As someone who has worked in New York City for more than two decades, I’ve seen more than my share of street-wise con men and their ongoing hustles on tourists.
My personal favorite is the Three-Card Monte game, where an unsuspecting couple watches a game in which a lucky player is on an incredible roll, pocketing stacks upon stacks of dollar bills.
When it’s their turn, somehow Lady Luck goes MIA and they find their wallets and purses a bit lighter upon their return to the hotel.
As insensitive as it sounds, I don’t have the heart to warn them that the winning player is most likely the dealer’s relative.
Unfortunately, a much larger con has been perpetrated on the residents of the Big Apple and neighboring suburbs, courtesy of its utility provider, Con Edison.
For years, this conglomerate has been a living testament to the fact that poor service quality and rate increases could actually travel in opposite directions. Previously, that honor in my humble opinion had gone to Cablevision, owners of Madison Square Garden as well as its namesake cable television service.
But back to the subject at hand.
Recently, I saw where the utility has come under fire for an exorbitant executive compensation package awarded to its chairman, a subject I’m sure has struck a nerve with many of you.
So I decided to try and shed a bit of light on the subject – pun intended.
According to filings, Con Ed chairman and chief executive Kevin Burke earned a compensation package of just over $5.5 million in FY 2007, a figure that included a seven-figure bonus.
Okay, to be fair, it’s not in the same stratosphere as probably 90 percent of hedge fund managers and other Wall Street execs, but there’s more.
Like many bonus programs, Burke’s package was designed to be performance-based. Fair enough, but it’s at this point that Con Ed customers should begin screaming.
First off, Con Edison’s stock price is trawling anywhere from 20 percent to 25 percent below where it was last year.
Again to be fair, one could point to the fact that a lot of blue chips and utilities current trail in year-over-year comparisons, especially given current market conditions.
But wait, there’s more!
For those in parts of the country not blessed with Con Ed as your utility provider, let me take you back to the year 2006, when the borough of Queens was hit with a 10-day power outage in the midst of a heat wave. The loss of power affected nearly 200,000 residents and ultimately resulted in the loss of millions of dollars for many of the area’s small businesses – particularly restaurants and grocery stores which lost all their perishable inventories — not to mention public transit mayhem in the manner of massive delays and cancellations.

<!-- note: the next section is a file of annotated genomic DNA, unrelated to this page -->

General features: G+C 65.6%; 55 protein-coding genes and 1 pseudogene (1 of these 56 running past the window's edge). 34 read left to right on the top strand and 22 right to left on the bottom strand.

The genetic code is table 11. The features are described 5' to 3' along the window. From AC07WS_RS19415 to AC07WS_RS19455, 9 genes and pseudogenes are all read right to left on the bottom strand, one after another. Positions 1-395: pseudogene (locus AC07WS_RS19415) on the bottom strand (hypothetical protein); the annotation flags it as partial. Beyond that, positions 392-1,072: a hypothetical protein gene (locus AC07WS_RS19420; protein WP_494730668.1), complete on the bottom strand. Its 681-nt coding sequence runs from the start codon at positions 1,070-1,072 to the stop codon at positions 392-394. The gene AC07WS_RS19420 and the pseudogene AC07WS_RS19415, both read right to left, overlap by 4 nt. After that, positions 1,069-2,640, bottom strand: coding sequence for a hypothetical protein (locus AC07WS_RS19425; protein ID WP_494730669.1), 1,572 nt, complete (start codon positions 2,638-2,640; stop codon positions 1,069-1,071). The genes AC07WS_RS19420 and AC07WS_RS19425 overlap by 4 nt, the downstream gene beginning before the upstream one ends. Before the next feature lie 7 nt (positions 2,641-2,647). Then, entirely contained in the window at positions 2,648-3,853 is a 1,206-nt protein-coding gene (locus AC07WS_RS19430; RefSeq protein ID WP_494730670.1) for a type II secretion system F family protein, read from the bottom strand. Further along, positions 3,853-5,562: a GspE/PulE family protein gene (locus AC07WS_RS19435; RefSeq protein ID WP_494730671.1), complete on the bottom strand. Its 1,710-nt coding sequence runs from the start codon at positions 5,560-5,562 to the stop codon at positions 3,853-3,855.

After a lot of finger pointing and stalling, it was determined the root cause of the problem was the company’s decision to continue supplying power through a maze of 22 feeder cables, even after 10 of them had already failed, thus prompting an overload of the remaining 12.
For Burke’s and his company’s “performance,” during the Queens fiasco, Con Ed was fined $18 million by the Public Service Commission.
And Con Ed’s recompense to those affected? Credits of several hundred dollars.
The kicker came last summer when a massive steam pipe explosion in midtown resulted in one death and millions in damages to surrounding buildings. Again it was determined that the utility should have been aware of the condition/age of the pipes.
And if that weren’t enough, Con Ed recently instituted a recent rate hike of nearly 5 percent, claiming it needed the increase to maintain its service levels.
Trust me, I can’t make this stuff up.
To be clear, I’m not against a performance-based compensation/bonus system, provided that each supports the other. Unfortunately, too often, as in this case, it couldn’t hail a cab to get there.
That’s when the rank and file have to force companies to shed a lot more light on the their executive pay packages.
Once again, pun intended.
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